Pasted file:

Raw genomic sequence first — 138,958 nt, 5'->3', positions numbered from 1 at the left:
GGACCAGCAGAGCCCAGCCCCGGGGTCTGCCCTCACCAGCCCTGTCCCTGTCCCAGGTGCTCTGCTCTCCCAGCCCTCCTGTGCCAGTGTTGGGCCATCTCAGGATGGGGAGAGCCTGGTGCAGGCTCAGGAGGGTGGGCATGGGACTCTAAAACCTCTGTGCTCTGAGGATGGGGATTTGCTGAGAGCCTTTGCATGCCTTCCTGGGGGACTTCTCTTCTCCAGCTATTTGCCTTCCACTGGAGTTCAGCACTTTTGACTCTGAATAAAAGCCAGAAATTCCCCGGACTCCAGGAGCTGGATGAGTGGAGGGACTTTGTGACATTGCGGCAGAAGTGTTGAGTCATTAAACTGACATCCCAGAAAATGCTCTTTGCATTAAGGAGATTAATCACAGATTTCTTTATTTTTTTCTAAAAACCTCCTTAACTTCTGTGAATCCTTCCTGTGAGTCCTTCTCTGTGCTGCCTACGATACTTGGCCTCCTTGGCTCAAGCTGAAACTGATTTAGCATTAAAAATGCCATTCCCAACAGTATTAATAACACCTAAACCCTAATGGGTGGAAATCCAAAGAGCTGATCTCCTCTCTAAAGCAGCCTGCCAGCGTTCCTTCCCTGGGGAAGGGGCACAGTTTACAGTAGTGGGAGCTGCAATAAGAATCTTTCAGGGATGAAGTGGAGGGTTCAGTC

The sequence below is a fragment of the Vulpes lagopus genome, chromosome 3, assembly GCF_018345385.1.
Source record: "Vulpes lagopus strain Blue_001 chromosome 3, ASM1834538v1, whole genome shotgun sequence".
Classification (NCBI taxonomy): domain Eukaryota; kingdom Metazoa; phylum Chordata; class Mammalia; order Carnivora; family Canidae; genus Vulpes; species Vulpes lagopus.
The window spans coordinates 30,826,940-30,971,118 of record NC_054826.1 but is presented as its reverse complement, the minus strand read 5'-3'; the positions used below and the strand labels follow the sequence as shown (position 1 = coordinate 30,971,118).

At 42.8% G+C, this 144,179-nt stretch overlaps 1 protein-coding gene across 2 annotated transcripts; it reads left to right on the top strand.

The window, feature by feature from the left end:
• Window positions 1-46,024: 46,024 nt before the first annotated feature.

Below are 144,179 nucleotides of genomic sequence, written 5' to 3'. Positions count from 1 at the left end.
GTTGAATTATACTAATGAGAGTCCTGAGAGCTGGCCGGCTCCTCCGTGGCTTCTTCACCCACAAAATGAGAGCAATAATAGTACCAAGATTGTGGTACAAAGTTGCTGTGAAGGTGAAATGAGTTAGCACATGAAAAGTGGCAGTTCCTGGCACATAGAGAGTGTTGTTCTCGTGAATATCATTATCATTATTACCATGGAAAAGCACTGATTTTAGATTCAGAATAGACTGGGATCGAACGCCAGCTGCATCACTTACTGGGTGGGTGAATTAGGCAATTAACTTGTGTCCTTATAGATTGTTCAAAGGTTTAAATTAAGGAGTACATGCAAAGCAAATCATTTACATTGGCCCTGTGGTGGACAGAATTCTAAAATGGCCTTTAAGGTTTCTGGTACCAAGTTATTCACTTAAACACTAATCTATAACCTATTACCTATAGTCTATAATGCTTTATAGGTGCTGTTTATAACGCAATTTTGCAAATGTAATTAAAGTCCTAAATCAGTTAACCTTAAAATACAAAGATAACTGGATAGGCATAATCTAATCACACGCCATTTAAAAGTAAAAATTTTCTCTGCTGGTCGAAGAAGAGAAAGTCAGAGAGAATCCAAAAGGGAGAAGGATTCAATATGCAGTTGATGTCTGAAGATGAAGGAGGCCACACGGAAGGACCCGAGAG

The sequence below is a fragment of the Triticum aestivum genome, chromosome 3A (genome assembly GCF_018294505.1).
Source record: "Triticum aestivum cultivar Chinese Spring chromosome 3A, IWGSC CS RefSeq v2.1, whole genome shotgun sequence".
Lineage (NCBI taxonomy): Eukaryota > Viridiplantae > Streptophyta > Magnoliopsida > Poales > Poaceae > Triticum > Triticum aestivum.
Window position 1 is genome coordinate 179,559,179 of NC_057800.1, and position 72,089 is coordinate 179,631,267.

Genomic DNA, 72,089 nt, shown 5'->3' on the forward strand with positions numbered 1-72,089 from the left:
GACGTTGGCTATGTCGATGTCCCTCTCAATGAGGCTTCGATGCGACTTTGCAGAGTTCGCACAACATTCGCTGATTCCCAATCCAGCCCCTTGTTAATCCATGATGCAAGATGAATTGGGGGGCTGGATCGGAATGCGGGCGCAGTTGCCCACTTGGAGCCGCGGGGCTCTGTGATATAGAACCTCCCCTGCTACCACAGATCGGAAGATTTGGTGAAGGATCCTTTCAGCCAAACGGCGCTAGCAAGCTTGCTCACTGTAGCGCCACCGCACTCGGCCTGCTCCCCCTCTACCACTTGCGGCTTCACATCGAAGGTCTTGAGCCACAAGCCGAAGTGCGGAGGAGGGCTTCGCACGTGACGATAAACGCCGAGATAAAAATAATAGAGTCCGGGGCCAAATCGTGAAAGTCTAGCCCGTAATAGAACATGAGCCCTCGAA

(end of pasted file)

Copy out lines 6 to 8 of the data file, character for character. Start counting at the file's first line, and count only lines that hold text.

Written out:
The window spans coordinates 30,826,940-30,971,118 of record NC_054826.1 but is presented as its reverse complement, the minus strand read 5'-3'; the positions used below and the strand labels follow the sequence as shown (position 1 = coordinate 30,971,118).

At 42.8% G+C, this 144,179-nt stretch overlaps 1 protein-coding gene across 2 annotated transcripts; it reads left to right on the top strand.

The window, feature by feature from the left end: